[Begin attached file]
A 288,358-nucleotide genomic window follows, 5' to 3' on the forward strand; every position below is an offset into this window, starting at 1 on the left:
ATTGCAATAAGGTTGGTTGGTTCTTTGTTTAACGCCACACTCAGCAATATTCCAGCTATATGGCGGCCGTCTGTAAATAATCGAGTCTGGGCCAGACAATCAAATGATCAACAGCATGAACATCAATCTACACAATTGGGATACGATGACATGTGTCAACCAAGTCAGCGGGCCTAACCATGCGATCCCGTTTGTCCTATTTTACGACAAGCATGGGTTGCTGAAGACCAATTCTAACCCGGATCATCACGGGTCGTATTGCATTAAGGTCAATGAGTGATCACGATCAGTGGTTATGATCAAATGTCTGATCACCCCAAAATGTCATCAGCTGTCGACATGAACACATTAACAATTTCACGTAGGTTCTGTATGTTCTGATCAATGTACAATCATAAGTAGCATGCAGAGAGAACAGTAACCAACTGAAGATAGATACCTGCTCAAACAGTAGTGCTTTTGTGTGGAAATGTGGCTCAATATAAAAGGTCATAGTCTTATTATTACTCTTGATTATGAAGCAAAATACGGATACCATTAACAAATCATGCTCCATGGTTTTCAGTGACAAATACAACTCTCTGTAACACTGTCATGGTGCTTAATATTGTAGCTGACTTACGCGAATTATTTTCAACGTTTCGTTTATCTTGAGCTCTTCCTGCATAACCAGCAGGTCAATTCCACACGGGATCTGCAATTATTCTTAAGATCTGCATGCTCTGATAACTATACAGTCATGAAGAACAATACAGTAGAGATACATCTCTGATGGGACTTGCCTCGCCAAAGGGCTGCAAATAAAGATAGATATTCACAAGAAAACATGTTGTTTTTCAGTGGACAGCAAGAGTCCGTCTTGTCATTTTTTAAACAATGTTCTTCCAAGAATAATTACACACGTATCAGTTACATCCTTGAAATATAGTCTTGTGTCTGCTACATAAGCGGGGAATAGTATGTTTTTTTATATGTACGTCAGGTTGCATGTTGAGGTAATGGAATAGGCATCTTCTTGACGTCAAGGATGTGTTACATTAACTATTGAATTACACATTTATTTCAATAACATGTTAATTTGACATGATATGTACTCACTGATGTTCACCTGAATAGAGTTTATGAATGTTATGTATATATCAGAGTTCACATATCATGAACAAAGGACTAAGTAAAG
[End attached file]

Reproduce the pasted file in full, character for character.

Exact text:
A 288,358-nucleotide genomic window follows, 5' to 3' on the forward strand; every position below is an offset into this window, starting at 1 on the left:
ATTGCAATAAGGTTGGTTGGTTCTTTGTTTAACGCCACACTCAGCAATATTCCAGCTATATGGCGGCCGTCTGTAAATAATCGAGTCTGGGCCAGACAATCAAATGATCAACAGCATGAACATCAATCTACACAATTGGGATACGATGACATGTGTCAACCAAGTCAGCGGGCCTAACCATGCGATCCCGTTTGTCCTATTTTACGACAAGCATGGGTTGCTGAAGACCAATTCTAACCCGGATCATCACGGGTCGTATTGCATTAAGGTCAATGAGTGATCACGATCAGTGGTTATGATCAAATGTCTGATCACCCCAAAATGTCATCAGCTGTCGACATGAACACATTAACAATTTCACGTAGGTTCTGTATGTTCTGATCAATGTACAATCATAAGTAGCATGCAGAGAGAACAGTAACCAACTGAAGATAGATACCTGCTCAAACAGTAGTGCTTTTGTGTGGAAATGTGGCTCAATATAAAAGGTCATAGTCTTATTATTACTCTTGATTATGAAGCAAAATACGGATACCATTAACAAATCATGCTCCATGGTTTTCAGTGACAAATACAACTCTCTGTAACACTGTCATGGTGCTTAATATTGTAGCTGACTTACGCGAATTATTTTCAACGTTTCGTTTATCTTGAGCTCTTCCTGCATAACCAGCAGGTCAATTCCACACGGGATCTGCAATTATTCTTAAGATCTGCATGCTCTGATAACTATACAGTCATGAAGAACAATACAGTAGAGATACATCTCTGATGGGACTTGCCTCGCCAAAGGGCTGCAAATAAAGATAGATATTCACAAGAAAACATGTTGTTTTTCAGTGGACAGCAAGAGTCCGTCTTGTCATTTTTTAAACAATGTTCTTCCAAGAATAATTACACACGTATCAGTTACATCCTTGAAATATAGTCTTGTGTCTGCTACATAAGCGGGGAATAGTATGTTTTTTTATATGTACGTCAGGTTGCATGTTGAGGTAATGGAATAGGCATCTTCTTGACGTCAAGGATGTGTTACATTAACTATTGAATTACACATTTATTTCAATAACATGTTAATTTGACATGATATGTACTCACTGATGTTCACCTGAATAGAGTTTATGAATGTTATGTATATATCAGAGTTCACATATCATGAACAAAGGACTAAGTAAAG